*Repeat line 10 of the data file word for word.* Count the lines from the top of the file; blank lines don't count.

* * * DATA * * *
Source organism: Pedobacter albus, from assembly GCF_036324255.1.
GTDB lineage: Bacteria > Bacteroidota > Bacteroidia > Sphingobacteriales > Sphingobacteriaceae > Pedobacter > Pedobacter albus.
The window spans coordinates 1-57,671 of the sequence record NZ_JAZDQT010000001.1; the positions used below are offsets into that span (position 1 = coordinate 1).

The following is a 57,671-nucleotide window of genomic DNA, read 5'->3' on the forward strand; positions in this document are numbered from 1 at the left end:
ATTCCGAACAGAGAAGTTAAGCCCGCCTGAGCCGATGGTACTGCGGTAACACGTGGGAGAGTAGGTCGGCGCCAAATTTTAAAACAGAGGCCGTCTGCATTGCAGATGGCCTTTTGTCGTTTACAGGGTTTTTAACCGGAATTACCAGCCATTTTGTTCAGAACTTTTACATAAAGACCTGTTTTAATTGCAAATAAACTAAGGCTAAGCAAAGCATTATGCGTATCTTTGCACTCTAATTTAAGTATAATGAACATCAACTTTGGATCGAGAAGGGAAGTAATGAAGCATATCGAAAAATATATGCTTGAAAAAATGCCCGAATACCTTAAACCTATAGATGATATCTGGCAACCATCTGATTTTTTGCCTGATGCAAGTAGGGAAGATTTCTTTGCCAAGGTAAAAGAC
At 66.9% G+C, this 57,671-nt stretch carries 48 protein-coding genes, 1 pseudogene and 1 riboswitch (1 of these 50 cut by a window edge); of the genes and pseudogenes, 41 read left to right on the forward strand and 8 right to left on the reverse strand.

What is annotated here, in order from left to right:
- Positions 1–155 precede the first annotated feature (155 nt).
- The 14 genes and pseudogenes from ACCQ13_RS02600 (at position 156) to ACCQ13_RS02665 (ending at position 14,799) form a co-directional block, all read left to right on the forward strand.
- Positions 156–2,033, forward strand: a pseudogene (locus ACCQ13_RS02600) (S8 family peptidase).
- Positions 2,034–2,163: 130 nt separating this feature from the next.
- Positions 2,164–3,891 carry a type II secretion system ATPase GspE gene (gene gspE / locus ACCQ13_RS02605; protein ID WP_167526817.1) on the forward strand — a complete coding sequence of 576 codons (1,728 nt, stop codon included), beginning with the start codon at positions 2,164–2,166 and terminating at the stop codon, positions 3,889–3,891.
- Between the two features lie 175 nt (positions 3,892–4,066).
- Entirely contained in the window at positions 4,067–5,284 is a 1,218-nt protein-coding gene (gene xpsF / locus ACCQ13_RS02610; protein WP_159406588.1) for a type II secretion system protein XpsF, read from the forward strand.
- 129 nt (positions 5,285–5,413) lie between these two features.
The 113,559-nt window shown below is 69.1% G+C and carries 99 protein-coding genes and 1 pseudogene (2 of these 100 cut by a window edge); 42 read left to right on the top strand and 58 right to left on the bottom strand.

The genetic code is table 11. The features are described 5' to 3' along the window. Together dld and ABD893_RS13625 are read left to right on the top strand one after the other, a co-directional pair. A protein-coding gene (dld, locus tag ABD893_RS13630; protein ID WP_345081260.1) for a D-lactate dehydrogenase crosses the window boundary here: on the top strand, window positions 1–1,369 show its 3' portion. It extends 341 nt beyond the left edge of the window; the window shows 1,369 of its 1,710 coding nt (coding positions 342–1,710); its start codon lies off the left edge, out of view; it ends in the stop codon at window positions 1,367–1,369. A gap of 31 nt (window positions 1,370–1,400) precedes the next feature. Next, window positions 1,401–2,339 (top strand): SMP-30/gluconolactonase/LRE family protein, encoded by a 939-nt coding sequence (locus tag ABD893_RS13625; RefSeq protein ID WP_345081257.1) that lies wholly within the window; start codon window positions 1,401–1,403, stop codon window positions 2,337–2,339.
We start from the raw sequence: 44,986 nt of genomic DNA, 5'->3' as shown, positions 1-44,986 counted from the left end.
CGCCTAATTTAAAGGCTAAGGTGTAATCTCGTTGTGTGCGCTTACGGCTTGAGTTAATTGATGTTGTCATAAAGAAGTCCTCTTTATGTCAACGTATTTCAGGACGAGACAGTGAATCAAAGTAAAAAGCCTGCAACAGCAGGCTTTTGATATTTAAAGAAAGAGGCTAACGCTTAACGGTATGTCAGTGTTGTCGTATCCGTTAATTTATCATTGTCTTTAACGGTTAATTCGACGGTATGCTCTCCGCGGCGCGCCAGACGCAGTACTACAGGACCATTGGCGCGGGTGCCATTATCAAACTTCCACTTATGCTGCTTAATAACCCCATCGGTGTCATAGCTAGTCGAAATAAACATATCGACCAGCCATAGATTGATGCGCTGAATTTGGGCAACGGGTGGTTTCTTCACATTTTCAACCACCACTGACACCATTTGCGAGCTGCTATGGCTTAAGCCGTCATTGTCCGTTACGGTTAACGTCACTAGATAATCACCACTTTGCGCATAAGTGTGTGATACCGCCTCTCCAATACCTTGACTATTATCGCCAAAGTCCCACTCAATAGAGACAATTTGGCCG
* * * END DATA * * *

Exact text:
- Positions 156–2,033, forward strand: a pseudogene (locus ACCQ13_RS02600) (S8 family peptidase).